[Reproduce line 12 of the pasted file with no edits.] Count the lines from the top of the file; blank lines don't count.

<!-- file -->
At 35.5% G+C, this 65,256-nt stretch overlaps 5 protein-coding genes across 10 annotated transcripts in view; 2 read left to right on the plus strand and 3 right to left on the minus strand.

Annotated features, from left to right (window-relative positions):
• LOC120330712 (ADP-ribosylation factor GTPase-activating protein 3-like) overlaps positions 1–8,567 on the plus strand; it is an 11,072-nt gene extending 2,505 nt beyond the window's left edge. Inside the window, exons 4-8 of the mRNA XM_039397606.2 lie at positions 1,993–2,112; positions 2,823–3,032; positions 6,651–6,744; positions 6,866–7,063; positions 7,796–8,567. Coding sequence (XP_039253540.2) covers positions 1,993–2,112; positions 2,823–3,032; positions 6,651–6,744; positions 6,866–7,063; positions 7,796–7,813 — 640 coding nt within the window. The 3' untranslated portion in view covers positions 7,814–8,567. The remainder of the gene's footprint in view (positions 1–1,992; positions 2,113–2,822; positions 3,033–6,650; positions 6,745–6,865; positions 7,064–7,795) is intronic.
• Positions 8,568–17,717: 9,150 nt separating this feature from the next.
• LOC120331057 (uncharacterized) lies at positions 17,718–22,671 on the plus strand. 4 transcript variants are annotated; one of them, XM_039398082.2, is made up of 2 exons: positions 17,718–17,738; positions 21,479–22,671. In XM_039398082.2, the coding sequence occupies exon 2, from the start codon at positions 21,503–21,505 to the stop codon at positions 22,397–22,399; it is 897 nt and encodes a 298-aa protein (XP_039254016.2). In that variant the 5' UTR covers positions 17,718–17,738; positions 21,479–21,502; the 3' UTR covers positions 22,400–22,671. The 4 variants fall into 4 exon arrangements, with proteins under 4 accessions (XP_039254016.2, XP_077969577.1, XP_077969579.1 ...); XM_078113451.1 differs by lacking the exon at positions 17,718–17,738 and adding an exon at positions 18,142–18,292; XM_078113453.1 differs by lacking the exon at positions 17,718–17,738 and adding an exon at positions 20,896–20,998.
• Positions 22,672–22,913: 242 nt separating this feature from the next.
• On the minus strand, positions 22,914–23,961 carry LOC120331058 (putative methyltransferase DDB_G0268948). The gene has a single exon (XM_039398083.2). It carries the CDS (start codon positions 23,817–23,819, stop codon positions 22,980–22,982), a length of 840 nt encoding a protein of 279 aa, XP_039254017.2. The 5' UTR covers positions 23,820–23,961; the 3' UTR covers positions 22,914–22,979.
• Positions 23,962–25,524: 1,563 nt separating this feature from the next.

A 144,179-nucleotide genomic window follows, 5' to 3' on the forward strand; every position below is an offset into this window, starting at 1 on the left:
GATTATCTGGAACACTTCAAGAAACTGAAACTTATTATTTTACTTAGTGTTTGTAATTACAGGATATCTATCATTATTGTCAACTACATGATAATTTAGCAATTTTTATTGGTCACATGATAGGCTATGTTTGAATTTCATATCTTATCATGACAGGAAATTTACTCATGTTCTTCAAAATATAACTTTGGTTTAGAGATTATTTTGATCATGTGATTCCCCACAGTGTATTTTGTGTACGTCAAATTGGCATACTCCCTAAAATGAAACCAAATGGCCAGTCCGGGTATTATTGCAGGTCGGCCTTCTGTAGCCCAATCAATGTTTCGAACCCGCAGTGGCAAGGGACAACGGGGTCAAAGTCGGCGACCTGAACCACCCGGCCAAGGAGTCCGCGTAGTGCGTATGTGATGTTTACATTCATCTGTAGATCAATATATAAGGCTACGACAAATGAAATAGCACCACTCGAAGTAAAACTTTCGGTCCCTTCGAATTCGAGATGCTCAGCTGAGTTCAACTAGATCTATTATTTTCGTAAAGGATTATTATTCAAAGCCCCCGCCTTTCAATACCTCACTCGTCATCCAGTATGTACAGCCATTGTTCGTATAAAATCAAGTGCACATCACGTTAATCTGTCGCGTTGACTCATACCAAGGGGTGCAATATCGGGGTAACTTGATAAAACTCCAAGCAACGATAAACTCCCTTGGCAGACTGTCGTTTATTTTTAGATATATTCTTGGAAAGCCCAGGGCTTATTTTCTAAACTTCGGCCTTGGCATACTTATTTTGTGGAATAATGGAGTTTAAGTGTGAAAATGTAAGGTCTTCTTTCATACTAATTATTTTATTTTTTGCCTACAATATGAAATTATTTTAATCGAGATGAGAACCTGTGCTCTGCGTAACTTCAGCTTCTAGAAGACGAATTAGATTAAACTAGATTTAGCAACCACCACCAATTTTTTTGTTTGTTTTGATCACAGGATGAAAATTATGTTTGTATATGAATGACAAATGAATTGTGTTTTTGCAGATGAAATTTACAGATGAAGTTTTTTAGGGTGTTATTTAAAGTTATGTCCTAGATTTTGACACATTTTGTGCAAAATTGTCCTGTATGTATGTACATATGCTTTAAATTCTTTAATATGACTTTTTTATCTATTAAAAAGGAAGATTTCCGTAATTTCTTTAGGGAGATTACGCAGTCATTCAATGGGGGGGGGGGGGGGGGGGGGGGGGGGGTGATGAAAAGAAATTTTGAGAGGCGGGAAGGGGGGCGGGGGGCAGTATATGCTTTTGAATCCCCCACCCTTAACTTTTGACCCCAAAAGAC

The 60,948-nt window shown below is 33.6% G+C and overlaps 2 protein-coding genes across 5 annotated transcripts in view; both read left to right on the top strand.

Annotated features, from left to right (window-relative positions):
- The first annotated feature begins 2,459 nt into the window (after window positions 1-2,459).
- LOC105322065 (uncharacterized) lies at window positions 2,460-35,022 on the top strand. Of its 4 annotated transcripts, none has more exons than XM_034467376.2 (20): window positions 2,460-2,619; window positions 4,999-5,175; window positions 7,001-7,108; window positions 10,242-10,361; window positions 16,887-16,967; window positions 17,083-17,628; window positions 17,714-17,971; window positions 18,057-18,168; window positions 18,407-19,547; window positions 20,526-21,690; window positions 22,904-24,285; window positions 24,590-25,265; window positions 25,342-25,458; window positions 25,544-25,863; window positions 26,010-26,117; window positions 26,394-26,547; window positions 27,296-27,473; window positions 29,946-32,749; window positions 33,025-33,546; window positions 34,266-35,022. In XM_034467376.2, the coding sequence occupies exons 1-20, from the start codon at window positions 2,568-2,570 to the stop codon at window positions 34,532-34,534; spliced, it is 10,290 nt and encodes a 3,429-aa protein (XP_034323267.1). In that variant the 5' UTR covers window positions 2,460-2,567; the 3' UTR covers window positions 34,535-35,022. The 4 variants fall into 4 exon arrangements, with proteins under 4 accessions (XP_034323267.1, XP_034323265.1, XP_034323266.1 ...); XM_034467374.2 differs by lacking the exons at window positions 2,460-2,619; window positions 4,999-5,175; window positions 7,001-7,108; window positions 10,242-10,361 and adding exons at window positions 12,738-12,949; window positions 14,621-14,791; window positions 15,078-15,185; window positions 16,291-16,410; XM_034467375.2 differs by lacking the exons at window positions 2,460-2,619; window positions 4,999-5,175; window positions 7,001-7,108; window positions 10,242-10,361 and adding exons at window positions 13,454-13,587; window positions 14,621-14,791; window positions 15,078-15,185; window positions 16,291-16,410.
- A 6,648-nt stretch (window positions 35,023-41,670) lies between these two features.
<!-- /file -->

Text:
Annotated features, from left to right (window-relative positions):